March 25, 2011 at 12:00 pm |
  14. jorge washinsen

    You can catch any disease if you are exposed to it enough.

    March 25, 2011 at 12:00 pm |
  15. someone in america

    I'm 16, and I have much more common sense than this retard up here, he's like the main reason why people around the world judge American for what we do. Personally I am non-religious so I think he's stupid for picking to be with the faith of Islam, but that's my opinion. I think this is some kind of joke since CNN lies about the news more than Fox does, but I asume we will see more later on about this dummy.

    March 25, 2011 at 12:00 pm |
  16. RationalThinker

    One tainted form of thought to another. Unfortunately for both the religions in question they simply are not doing the job they were first inteded to do. How about you shouldn't believe in anything but yourself and at the same time respect that your fellow human also believe in themselves because we are all people on this Earth. God is just a figment to scare us into keeping in line and consequently we have prejudice,divide and the dead to thank for it.

    March 25, 2011 at 12:00 pm |
  17. SamC

    This is what I know...
    Jesus said to him, “I am the way, and the truth, and the life. No one comes to the Father except through me.
    .....and Jesus was not not a liar.

    March 25, 2011 at 12:00 pm |
    • Toby

      Jesus also said that he would return before those around him tasted of death. He has not returned. Was he mistaken, a liar, or merely a legend created by those who truly wanted to believe in immortality? There is no evidence of Jesus outside the pages of the Bible. There is plenty of evidence that people believe in Jesus, yet little (read: none) evidence that this figure actually existed in history, much less was a god or the son of a god. Peace.

      March 25, 2011 at 12:03 pm |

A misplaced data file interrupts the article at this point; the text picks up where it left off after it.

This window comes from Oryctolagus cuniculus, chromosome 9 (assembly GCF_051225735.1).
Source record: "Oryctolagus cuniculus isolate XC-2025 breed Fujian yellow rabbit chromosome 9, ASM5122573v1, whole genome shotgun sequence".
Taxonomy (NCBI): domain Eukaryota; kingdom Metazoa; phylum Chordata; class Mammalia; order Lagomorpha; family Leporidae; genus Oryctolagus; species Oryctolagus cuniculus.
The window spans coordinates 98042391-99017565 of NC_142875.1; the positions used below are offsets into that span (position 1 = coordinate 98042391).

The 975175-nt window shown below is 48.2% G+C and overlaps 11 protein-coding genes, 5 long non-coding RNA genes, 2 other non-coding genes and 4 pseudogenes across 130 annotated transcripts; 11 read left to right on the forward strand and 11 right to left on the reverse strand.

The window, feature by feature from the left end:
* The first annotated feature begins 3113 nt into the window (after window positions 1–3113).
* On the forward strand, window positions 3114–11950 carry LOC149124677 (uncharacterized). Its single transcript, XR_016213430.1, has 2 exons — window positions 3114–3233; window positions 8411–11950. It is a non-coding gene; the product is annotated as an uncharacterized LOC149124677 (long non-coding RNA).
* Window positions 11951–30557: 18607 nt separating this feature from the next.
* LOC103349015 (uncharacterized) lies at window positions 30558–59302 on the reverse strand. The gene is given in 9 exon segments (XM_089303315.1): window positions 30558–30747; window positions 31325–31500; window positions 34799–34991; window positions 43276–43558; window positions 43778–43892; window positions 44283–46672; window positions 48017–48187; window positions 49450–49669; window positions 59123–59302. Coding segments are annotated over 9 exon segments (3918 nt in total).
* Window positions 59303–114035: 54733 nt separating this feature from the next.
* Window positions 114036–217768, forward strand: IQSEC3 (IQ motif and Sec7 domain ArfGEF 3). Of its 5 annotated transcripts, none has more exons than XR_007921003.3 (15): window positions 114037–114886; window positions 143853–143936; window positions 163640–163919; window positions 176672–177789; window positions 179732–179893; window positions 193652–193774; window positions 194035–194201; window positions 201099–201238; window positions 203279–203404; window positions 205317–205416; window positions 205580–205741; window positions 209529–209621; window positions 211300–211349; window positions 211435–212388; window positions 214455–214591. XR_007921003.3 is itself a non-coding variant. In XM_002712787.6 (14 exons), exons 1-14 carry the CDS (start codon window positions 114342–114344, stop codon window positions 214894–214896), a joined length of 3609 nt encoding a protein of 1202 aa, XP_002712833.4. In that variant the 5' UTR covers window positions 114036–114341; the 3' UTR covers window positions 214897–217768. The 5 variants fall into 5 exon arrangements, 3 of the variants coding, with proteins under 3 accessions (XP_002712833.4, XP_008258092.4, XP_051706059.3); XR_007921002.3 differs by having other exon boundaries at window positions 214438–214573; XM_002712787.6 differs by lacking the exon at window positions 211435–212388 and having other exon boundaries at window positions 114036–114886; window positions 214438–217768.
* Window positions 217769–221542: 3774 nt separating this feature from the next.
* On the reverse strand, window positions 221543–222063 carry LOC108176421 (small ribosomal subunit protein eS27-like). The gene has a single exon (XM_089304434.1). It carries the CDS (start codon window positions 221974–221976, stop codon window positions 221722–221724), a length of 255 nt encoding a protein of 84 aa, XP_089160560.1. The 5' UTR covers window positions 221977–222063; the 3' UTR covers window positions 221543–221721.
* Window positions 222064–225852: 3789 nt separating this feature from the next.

18. OnanismO

    Anyone who goes from a religion (Christianity) that was ripped off from a pre-existing religion (Judaism) to another religion (Islam) that was ripped off from the same source (Judaism) but which came along AFTER the other ripped-off branch that he used to belong to.... and on top of that..... Judaism was ripped off from who knows what other pre-existing religions from Greece, Persia, Egypt...... really has NO BRAINS AT ALL! And on top of that he lives in TN?! Ha ha ha!

    March 25, 2011 at 11:59 am |
  19. Toby

    Bertrand Russell~ "My conclusion is that there is no reason to believe any of the dogmas of traditional theology, nor is there any reason to wish that they were true. Man, in so far as he is not bound by natural forces, is free to work out his own destiny-the choice is his, and so is the opportunity."

    March 25, 2011 at 11:59 am |
  20. Jess

    So many little lost lambs. Looking for pre-fabricated answers instead of thinking for themselves. So sad.

    March 25, 2011 at 11:57 am |
    • pithymcgee

      God will show me the way.

      OUCH!! Darn glass doors...

      March 25, 2011 at 12:00 pm |
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About this blog

The CNN Belief Blog covers the faith angles of the day's biggest stories, from breaking news to politics to entertainment, fostering a global conversation about the role of religion and belief in readers' lives. It's edited by CNN's Daniel Burke with contributions from Eric Marrapodi and CNN's worldwide news gathering team.